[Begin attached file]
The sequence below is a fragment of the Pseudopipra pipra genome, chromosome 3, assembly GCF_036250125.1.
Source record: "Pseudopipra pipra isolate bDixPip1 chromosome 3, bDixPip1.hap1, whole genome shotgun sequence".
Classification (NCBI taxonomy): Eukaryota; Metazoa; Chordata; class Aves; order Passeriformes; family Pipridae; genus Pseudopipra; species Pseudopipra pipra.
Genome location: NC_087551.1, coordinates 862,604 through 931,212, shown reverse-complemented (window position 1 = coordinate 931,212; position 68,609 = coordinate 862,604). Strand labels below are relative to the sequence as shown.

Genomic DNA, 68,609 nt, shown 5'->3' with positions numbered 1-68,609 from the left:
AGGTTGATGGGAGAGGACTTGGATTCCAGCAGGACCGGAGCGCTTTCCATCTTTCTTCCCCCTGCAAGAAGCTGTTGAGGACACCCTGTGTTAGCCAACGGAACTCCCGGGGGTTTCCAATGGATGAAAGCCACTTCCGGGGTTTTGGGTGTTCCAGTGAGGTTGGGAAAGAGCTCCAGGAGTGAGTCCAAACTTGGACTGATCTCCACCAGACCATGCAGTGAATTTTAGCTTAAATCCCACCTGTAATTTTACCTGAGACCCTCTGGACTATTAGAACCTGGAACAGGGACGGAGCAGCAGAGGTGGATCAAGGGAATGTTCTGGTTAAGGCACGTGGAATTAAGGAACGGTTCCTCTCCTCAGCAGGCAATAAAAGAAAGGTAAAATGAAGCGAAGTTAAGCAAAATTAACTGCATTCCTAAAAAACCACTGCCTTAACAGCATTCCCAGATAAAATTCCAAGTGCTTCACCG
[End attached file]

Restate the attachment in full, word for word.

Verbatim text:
The sequence below is a fragment of the Pseudopipra pipra genome, chromosome 3, assembly GCF_036250125.1.
Source record: "Pseudopipra pipra isolate bDixPip1 chromosome 3, bDixPip1.hap1, whole genome shotgun sequence".
Classification (NCBI taxonomy): Eukaryota; Metazoa; Chordata; class Aves; order Passeriformes; family Pipridae; genus Pseudopipra; species Pseudopipra pipra.
Genome location: NC_087551.1, coordinates 862,604 through 931,212, shown reverse-complemented (window position 1 = coordinate 931,212; position 68,609 = coordinate 862,604). Strand labels below are relative to the sequence as shown.

Genomic DNA, 68,609 nt, shown 5'->3' with positions numbered 1-68,609 from the left:
AGGTTGATGGGAGAGGACTTGGATTCCAGCAGGACCGGAGCGCTTTCCATCTTTCTTCCCCCTGCAAGAAGCTGTTGAGGACACCCTGTGTTAGCCAACGGAACTCCCGGGGGTTTCCAATGGATGAAAGCCACTTCCGGGGTTTTGGGTGTTCCAGTGAGGTTGGGAAAGAGCTCCAGGAGTGAGTCCAAACTTGGACTGATCTCCACCAGACCATGCAGTGAATTTTAGCTTAAATCCCACCTGTAATTTTACCTGAGACCCTCTGGACTATTAGAACCTGGAACAGGGACGGAGCAGCAGAGGTGGATCAAGGGAATGTTCTGGTTAAGGCACGTGGAATTAAGGAACGGTTCCTCTCCTCAGCAGGCAATAAAAGAAAGGTAAAATGAAGCGAAGTTAAGCAAAATTAACTGCATTCCTAAAAAACCACTGCCTTAACAGCATTCCCAGATAAAATTCCAAGTGCTTCACCG